Classroom Management Strategies and other Teacher Worthy Ideas
By now, we are all aware of IEP requirements and the resulting accommodations required in schools for students diagnosed as ADHD and Autism. Different classroom lights, movement in the classrooms, pulling out for individualized instruction, etc.
But, what happens when that same child is now an adult and goes to work in an office or retail situation? It will then be the responsibility of the new employee to explain his/her needs without seeming to be a complainer and non-team member before he/she even starts the first day of employment.
Judy Endow makes a very interesting point about the employee and employers’ responsibilities:
“If an individual gets a job, again, accommodations work out differently than they do in high school where teachers are responsible for giving the accommodations to the student. In the workplace, to receive accommodations for an existing disability that disability must be disclosed during the hiring process. If a job applicant does not know this information and therefore does not disclose his disability during the hiring process – even if he discloses it later on – the workplace is not required to provide accommodations.” (I added the italics for emphasis.)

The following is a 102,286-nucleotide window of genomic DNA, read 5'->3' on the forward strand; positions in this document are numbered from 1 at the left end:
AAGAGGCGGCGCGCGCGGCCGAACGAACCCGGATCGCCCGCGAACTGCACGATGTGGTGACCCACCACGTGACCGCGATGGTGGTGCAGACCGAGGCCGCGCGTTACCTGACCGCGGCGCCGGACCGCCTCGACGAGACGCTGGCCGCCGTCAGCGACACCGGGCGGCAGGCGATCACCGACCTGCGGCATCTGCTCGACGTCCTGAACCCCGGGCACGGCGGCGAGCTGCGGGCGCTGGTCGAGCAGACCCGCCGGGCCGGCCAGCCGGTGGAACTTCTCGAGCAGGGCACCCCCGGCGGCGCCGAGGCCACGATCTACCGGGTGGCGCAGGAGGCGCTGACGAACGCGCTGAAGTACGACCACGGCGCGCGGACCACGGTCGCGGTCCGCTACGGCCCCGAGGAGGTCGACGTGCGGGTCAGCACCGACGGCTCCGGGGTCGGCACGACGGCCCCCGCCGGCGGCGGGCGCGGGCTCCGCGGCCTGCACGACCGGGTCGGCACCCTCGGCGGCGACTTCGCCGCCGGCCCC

So, Judy Endow continues by saying that our society has laws to provide accommodations while a student is in school, but after that, the employee is responsible for knowing his/her needs and tells his/her employer.
For more information, please go to this site: